In praise of a cheap contract-brewed Pilsner

For the monthly Session.

In the eyes of a brewery my preference choices would classify me one of those fickle millennial sorts because I’ve never really had a “go-to” beer that perpetually makes it into my fridge, at least here in the US, the land of beer opportunity. Truthfully I’d probably have a hard time articulating a “favorite” beer because it’s doubtful I’ve had many beers more than once…

With one recent exception: Josephsbrau Bohemian Lager, Trader Joe’s generic answer to a Czech pilsner, brewed by Gordon Biersch. (And yes, pedants, they do also stock the “PLZNR  Czech-Style Lager.”) On my grad school stipend I was determined to find something in the generally expensive embarrassment of riches that is the San Diego gustatory beer shopping experience that was affordable, tasty, and rich. Of course, on a per ounce basis that pretty much leaves you with Costco cases and TJ’s, and the former is simply an expansionary invitation to the waistline. So, I started my way through the many generic offerings at TJ’s, particularly determined to find out why everyone so consistently speaks highly of the decidedly unAmerican tradition of Czech brewing.

The Simpler Times Lager and Pilsener were too flowery/bland and strong/crystal-malt-dense, respectively, the PLZNR just didn’t provide the comfort of something you’d want to come home to, and the Vienna Lager was a bit darker than I regularly prefer. The seasonals–bocks of various sorts, a helles, a kolsch, etc.–well, I’m happy to enjoy seasonally at most. But the Bohemian Lager stands up to that bane of generation: repetition. (I suppose the oldheads out there might call it commitment, but I just celebrated my sixth anniversary, so I think it’s fair to say it’s not a universally applicable failing.)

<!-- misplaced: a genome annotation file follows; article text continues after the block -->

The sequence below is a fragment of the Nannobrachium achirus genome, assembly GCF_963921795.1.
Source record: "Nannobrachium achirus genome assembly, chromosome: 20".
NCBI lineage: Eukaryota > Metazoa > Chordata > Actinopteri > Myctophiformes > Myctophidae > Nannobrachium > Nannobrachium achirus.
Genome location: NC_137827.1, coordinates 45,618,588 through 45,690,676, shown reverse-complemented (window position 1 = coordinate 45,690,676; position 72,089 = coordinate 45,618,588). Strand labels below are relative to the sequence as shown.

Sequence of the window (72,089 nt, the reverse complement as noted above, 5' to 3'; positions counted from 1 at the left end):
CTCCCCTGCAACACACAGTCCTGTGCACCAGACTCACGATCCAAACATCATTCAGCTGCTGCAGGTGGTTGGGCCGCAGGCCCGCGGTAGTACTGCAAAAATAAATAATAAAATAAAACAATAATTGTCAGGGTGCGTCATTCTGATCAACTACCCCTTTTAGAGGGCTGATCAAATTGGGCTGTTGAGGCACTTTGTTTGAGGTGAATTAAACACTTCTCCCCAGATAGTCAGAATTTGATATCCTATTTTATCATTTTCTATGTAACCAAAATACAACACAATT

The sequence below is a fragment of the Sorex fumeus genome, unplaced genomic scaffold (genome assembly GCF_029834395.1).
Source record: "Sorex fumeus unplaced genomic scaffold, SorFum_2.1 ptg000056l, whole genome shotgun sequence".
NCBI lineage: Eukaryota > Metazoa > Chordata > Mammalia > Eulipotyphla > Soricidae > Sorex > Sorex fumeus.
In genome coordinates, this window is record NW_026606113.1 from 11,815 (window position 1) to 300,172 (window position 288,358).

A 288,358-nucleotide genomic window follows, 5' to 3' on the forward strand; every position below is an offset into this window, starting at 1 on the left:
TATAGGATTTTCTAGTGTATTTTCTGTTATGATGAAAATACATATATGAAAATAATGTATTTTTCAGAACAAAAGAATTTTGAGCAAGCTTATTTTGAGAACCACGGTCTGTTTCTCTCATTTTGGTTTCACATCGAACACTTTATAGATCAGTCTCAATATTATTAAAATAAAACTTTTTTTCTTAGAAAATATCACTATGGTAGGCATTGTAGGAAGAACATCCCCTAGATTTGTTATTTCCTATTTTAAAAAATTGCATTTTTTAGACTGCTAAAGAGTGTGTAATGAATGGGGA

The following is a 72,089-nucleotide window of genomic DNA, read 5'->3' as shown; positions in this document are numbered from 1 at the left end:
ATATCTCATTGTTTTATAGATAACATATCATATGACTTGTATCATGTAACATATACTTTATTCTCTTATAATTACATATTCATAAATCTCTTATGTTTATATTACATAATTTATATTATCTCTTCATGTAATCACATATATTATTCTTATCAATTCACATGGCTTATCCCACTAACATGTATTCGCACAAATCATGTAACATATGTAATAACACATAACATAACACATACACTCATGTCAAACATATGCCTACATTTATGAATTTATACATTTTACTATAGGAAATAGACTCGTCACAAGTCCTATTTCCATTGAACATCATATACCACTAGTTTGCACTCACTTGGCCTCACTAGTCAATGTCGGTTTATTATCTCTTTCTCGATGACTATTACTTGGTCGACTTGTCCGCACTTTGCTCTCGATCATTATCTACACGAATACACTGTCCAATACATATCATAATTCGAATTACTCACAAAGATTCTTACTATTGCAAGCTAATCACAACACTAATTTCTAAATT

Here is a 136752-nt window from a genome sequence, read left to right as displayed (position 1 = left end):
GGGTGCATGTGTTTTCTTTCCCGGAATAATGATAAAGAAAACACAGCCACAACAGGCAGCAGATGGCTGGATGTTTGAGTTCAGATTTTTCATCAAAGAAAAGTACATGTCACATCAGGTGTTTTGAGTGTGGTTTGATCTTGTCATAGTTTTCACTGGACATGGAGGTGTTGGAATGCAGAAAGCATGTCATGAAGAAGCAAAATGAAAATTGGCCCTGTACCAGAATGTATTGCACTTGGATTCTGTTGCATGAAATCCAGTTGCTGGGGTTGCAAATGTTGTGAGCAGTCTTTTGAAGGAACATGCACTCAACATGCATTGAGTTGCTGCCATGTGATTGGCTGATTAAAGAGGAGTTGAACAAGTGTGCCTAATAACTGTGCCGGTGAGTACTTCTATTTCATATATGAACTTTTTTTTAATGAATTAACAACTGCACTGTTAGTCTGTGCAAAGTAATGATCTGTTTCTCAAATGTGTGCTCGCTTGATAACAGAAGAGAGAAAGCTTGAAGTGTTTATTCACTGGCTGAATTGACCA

There’s the unmistakable richness evoked by melanoidins, but the billowy lightness of it all means you don’t get bogged down in it in the density of the flavor. The noble hops aren’t really bitter to my palette, but I see how they might seem that way to someone like my non-beer-loving parents, although I bet my mother would take this with Szechuan food even over her obligatory Tsingtao. Is that mythical “balance”?

And so I find myself with a beer that I buy more than twice a year, although let’s be honest–I still only buy three at a time at most because TJ’s provides the most admirable concession of pro-rata pricing ALL of their beer cans/bottles individually rather than forcing you to commit to a six pack to enjoy any kind of benefit of volume. Take note, TJ’s and others: its little things like this that make me rather happy to come back again and again (and yes, I know they’re owned by Aldi’s).

With any luck, someday I’ll get to visit the Czech Republic and then complain incessantly of the poor imitations available here, but until I become that insufferable blowhard I’m happy to enjoy the generic and delicious $1 bottles of Josephsbrau Bohemian Lager.

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